The following day we had even worse roads but made it to Luanda, the capital. It is more American than European in style with skyscrapers and a huge port but also has a Portuguese fort overlooking the harbour. We camped in the parking lot of the yacht club and had a nice view of the city from across the harbour. Angola is a major oil exporting nation (diesel is less than $0.50/L) so has lots of money to invest in its rebuilding if it wants to. Angola is set to host the next Africa Cup in 2010 so there is tons of reconstruction being done on the outskirts of town and on roads all over the country. It was decided that we would have to try a little harder if we were going to make it in 5 days so the following morning we were up at 4am and on the road by 5am. Before that our schedule for weeks had been fairly consistent at a 6-7am departure and drive until just before sunset ~6pm and bed between 8 and 9pm. That day we managed 600km in only 13hrs when the sun finally set. Thanks to the Chinese we considered that to be an excellent day. Most of the road was good though there was a lot of construction and little dusty detours and we were absolutely covered in dust from the trucks ahead of us by the end. We'd climbed up onto the central plateau of Angola which is roughly 5000ft. We’d left the overcast coast and moved into open grasslands and a big, blue sky with small mountains around us that apparently characterizes much of southern Africa. It is a beautiful sight. We bush camped outside Huambo. Huambo is a major provincial capital but was completely destroyed in the civil war so there are lots of damaged buildings and destroyed tanks in the area. After freezing all night (we were nowhere near the high 30’s we were used to) we left again at 5am for another full day of driving.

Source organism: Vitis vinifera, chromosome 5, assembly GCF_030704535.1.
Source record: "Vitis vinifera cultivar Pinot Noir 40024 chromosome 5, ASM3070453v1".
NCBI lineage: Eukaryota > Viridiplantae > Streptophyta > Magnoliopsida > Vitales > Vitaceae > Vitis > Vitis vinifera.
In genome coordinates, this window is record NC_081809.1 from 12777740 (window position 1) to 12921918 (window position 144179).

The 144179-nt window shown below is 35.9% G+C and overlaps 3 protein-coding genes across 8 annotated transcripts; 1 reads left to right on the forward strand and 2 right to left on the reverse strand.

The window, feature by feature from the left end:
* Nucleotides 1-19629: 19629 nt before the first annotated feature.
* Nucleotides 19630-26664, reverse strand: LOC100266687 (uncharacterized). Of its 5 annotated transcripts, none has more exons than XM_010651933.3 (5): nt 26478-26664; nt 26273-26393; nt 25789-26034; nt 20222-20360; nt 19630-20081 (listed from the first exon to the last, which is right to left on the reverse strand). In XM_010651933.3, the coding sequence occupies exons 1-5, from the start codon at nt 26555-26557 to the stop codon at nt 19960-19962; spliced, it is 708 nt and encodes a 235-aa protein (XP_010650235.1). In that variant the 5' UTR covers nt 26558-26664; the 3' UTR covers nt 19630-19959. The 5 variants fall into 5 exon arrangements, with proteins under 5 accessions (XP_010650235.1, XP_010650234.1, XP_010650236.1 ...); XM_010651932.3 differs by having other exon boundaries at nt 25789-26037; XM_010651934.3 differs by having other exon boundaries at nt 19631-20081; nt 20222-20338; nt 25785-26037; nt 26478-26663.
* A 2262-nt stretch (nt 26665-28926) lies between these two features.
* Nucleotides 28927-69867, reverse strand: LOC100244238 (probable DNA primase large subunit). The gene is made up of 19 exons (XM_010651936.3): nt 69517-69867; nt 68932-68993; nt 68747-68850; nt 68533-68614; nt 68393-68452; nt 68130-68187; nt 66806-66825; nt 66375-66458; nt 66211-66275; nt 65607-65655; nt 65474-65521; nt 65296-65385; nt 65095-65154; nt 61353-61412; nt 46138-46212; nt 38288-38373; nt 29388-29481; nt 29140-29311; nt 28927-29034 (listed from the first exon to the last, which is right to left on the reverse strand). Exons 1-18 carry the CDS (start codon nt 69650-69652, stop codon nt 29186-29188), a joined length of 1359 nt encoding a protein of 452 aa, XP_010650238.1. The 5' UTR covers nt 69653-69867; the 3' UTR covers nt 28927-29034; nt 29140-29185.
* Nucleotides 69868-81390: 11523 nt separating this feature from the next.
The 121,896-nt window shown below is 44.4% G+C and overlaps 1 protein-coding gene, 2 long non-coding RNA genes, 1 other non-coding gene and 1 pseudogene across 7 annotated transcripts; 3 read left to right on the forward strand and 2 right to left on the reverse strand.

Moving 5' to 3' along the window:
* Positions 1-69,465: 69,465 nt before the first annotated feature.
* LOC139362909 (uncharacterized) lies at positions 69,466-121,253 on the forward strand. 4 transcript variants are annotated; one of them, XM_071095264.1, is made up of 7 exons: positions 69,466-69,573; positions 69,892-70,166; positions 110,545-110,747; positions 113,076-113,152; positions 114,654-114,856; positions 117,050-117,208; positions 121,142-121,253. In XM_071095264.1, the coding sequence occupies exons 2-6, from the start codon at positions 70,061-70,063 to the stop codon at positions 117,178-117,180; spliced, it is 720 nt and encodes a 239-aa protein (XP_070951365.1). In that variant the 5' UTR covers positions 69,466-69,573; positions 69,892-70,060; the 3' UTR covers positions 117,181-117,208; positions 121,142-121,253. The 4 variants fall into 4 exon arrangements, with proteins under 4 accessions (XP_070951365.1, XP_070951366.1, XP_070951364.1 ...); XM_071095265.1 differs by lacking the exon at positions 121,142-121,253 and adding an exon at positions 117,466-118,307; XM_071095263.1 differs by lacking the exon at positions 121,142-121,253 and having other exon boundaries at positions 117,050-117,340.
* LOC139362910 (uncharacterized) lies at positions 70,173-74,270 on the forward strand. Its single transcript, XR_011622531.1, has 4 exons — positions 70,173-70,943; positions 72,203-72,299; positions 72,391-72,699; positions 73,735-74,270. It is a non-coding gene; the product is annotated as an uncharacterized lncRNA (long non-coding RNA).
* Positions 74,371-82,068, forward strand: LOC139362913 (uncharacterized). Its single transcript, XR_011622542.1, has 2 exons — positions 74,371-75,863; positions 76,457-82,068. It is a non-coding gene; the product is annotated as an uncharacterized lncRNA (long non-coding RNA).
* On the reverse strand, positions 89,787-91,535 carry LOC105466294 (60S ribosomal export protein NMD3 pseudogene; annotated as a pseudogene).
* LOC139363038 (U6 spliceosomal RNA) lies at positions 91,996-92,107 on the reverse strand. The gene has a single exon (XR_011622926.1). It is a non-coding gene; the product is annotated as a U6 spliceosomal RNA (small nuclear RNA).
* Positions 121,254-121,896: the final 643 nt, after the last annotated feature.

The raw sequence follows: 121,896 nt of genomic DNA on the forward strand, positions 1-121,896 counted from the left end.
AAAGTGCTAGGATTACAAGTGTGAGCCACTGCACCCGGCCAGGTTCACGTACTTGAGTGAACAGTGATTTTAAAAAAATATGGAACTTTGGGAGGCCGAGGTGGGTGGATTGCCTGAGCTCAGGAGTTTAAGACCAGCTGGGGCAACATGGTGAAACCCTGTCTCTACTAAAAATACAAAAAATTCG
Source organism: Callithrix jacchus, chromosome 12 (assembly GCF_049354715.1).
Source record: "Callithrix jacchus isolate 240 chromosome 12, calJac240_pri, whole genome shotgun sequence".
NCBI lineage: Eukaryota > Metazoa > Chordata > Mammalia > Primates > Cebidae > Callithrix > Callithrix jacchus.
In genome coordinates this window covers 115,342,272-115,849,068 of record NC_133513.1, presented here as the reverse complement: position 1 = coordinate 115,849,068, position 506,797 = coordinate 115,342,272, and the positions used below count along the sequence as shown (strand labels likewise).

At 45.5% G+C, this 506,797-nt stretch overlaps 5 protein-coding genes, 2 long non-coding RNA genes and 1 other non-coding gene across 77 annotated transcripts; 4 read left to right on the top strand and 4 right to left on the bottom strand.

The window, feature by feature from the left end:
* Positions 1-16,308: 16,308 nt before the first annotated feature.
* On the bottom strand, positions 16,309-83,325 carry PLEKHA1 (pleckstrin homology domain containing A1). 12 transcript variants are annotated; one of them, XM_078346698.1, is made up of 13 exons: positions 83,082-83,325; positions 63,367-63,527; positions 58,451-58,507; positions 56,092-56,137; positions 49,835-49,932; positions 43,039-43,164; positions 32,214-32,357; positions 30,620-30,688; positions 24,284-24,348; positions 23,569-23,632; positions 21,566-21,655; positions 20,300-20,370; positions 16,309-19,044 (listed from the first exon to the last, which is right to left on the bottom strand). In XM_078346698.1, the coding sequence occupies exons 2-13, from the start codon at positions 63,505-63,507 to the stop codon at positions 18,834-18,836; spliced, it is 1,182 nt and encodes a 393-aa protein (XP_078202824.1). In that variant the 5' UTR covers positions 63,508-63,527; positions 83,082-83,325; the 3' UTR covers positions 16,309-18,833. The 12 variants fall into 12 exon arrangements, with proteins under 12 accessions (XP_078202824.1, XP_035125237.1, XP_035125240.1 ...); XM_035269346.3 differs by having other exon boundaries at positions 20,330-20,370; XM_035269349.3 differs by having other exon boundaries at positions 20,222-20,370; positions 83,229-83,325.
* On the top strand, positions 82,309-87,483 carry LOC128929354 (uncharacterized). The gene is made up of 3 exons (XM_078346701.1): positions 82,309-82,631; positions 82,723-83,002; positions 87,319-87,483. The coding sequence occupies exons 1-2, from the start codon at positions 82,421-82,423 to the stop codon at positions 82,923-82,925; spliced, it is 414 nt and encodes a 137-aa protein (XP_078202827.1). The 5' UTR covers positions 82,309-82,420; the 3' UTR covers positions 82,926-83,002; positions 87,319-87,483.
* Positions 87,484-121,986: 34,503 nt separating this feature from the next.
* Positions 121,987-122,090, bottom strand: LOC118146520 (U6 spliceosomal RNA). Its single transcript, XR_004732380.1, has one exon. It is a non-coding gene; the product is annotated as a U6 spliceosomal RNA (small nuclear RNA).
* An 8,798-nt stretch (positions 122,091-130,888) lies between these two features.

The road was destroyed tarmac with huge potholes and extremely tedious and slow driving. We made 100km after 4 hours or so and realized we were going to have a problem. The road is so bad that all the cars have created new dirt roads alongside and only the cattle and goatherds use the real road anymore. After an agonizingly slow, painful and long day that saw us break a window and snap the big hook off the winch (yes, it was that rough) we bush camped again, well after dark, just outside Lubango.
The final day we managed to cover the last 400km in decent time on a mix of graded and corrugated gravel/dirt road after yet another early start. The landscape had flattened out on the plateau and become much drier to woodland savanna. We have definitely and sadly left the tropics. The most depressing part about the tropics and route really was the lack of wildlife. There were so many times we looked out the window and thought “where are the animals?”. Wars have destroyed them all through land mines, habitat destruction and hungry displaced people. Angola actually had birds but for the most part through central Africa we saw nothing but the bugs and an occasional animal held up for sale as bush meat alongside the road from Cameroon through Gabon, the Congos, and Angola. Actually make that all of Africa so far......
The border was somewhat chaotic on the Angolan side but again we had no problems. The Namibian side might as well be home. We are no longer in "Africa" and as soon as we crossed we figuratively popped the cork on the champagne to celebrate the end of an overland journey. From here on it is possible to continue without any driving challenges and stick to tarmac the whole way and every country is well touristed and set up for travellers. Of course we'll find ways to make it interesting.....
Ammon

1 Comments: